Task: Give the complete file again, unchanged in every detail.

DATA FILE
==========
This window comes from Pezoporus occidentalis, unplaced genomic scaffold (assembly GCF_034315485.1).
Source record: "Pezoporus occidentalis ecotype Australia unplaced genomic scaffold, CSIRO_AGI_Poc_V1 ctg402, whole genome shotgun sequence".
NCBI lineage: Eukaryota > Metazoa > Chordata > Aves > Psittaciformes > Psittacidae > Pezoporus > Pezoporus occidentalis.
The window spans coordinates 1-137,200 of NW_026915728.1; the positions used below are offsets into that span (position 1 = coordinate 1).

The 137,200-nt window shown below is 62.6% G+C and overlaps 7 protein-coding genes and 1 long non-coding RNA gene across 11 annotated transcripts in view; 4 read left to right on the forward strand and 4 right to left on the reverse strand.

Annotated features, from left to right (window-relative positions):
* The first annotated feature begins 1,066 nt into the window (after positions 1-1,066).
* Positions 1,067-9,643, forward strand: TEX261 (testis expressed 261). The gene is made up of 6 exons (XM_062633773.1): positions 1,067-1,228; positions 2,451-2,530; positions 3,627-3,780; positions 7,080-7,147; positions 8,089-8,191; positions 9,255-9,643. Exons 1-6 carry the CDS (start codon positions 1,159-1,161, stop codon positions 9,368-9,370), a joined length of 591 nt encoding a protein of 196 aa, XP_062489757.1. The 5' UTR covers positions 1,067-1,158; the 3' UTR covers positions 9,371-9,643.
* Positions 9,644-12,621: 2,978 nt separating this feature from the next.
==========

This window comes from Pezoporus occidentalis, unplaced genomic scaffold (assembly GCF_034315485.1).
Source record: "Pezoporus occidentalis ecotype Australia unplaced genomic scaffold, CSIRO_AGI_Poc_V1 ctg402, whole genome shotgun sequence".
NCBI lineage: Eukaryota > Metazoa > Chordata > Aves > Psittaciformes > Psittacidae > Pezoporus > Pezoporus occidentalis.
The window spans coordinates 1-137,200 of NW_026915728.1; the positions used below are offsets into that span (position 1 = coordinate 1).

The 137,200-nt window shown below is 62.6% G+C and overlaps 7 protein-coding genes and 1 long non-coding RNA gene across 11 annotated transcripts in view; 4 read left to right on the forward strand and 4 right to left on the reverse strand.

Annotated features, from left to right (window-relative positions):
* The first annotated feature begins 1,066 nt into the window (after positions 1-1,066).
* Positions 1,067-9,643, forward strand: TEX261 (testis expressed 261). The gene is made up of 6 exons (XM_062633773.1): positions 1,067-1,228; positions 2,451-2,530; positions 3,627-3,780; positions 7,080-7,147; positions 8,089-8,191; positions 9,255-9,643. Exons 1-6 carry the CDS (start codon positions 1,159-1,161, stop codon positions 9,368-9,370), a joined length of 591 nt encoding a protein of 196 aa, XP_062489757.1. The 5' UTR covers positions 1,067-1,158; the 3' UTR covers positions 9,371-9,643.
* Positions 9,644-12,621: 2,978 nt separating this feature from the next.